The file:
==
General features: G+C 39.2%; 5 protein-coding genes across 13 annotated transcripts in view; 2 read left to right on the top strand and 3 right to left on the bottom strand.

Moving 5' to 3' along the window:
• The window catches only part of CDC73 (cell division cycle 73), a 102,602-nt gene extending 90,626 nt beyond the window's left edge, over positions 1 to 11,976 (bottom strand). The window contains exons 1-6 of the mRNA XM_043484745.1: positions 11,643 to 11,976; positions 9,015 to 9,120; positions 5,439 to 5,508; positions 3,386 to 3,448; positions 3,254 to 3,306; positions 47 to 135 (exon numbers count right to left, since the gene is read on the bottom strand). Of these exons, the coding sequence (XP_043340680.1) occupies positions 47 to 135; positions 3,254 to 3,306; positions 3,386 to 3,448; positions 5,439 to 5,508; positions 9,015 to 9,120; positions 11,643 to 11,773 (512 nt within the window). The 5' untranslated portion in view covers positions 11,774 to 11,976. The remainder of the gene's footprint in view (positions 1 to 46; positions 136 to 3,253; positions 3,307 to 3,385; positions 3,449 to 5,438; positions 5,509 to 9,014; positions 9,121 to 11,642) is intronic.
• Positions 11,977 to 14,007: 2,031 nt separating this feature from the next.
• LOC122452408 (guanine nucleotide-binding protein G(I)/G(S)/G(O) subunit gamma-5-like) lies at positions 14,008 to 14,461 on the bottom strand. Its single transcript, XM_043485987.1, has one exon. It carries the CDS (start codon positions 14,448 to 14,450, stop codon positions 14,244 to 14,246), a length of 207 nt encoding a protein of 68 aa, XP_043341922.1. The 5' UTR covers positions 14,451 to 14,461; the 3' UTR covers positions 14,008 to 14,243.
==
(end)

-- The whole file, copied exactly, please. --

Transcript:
General features: G+C 39.2%; 5 protein-coding genes across 13 annotated transcripts in view; 2 read left to right on the top strand and 3 right to left on the bottom strand.

Moving 5' to 3' along the window:
• The window catches only part of CDC73 (cell division cycle 73), a 102,602-nt gene extending 90,626 nt beyond the window's left edge, over positions 1 to 11,976 (bottom strand). The window contains exons 1-6 of the mRNA XM_043484745.1: positions 11,643 to 11,976; positions 9,015 to 9,120; positions 5,439 to 5,508; positions 3,386 to 3,448; positions 3,254 to 3,306; positions 47 to 135 (exon numbers count right to left, since the gene is read on the bottom strand). Of these exons, the coding sequence (XP_043340680.1) occupies positions 47 to 135; positions 3,254 to 3,306; positions 3,386 to 3,448; positions 5,439 to 5,508; positions 9,015 to 9,120; positions 11,643 to 11,773 (512 nt within the window). The 5' untranslated portion in view covers positions 11,774 to 11,976. The remainder of the gene's footprint in view (positions 1 to 46; positions 136 to 3,253; positions 3,307 to 3,385; positions 3,449 to 5,438; positions 5,509 to 9,014; positions 9,121 to 11,642) is intronic.
• Positions 11,977 to 14,007: 2,031 nt separating this feature from the next.
• LOC122452408 (guanine nucleotide-binding protein G(I)/G(S)/G(O) subunit gamma-5-like) lies at positions 14,008 to 14,461 on the bottom strand. Its single transcript, XM_043485987.1, has one exon. It carries the CDS (start codon positions 14,448 to 14,450, stop codon positions 14,244 to 14,246), a length of 207 nt encoding a protein of 68 aa, XP_043341922.1. The 5' UTR covers positions 14,451 to 14,461; the 3' UTR covers positions 14,008 to 14,243.